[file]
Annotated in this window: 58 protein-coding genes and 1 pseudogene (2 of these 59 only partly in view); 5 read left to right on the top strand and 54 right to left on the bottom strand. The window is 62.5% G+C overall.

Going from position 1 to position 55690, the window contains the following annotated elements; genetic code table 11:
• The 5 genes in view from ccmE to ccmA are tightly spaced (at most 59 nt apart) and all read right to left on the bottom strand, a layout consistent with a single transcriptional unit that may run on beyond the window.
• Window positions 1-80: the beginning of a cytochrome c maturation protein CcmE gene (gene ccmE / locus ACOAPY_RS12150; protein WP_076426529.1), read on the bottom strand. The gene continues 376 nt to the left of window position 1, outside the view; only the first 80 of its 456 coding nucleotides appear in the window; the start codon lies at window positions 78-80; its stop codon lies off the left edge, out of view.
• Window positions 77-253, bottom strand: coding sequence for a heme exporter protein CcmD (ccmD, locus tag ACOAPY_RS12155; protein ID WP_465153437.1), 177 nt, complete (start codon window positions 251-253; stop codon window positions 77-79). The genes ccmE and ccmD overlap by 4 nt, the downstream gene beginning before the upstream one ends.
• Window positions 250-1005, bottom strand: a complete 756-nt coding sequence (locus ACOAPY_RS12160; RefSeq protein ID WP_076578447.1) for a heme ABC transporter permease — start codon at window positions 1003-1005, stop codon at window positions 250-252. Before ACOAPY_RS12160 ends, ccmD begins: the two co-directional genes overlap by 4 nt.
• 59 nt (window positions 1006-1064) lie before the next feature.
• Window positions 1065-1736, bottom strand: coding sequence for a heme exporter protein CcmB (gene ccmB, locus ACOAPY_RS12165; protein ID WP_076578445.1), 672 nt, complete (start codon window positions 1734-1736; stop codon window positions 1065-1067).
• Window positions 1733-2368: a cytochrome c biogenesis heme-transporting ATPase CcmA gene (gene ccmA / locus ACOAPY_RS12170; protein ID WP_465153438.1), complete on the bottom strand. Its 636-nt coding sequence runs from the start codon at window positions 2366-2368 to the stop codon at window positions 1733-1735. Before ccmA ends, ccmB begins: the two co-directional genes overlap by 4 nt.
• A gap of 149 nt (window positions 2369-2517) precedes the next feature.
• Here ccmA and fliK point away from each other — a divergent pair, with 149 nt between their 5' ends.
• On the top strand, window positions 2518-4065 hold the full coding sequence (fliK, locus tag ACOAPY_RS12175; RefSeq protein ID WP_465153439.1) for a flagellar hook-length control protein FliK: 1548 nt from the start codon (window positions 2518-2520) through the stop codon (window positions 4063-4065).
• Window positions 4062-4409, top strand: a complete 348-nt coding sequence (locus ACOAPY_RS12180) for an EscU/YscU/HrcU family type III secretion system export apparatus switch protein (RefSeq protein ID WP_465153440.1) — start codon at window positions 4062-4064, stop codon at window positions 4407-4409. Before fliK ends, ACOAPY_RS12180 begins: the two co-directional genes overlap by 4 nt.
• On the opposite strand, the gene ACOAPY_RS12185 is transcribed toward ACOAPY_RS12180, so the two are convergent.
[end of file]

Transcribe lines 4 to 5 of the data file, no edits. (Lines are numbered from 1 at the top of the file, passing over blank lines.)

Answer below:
• Window positions 1-80: the beginning of a cytochrome c maturation protein CcmE gene (gene ccmE / locus ACOAPY_RS12150; protein WP_076426529.1), read on the bottom strand. The gene continues 376 nt to the left of window position 1, outside the view; only the first 80 of its 456 coding nucleotides appear in the window; the start codon lies at window positions 78-80; its stop codon lies off the left edge, out of view.
• Window positions 77-253, bottom strand: coding sequence for a heme exporter protein CcmD (ccmD, locus tag ACOAPY_RS12155; protein ID WP_465153437.1), 177 nt, complete (start codon window positions 251-253; stop codon window positions 77-79). The genes ccmE and ccmD overlap by 4 nt, the downstream gene beginning before the upstream one ends.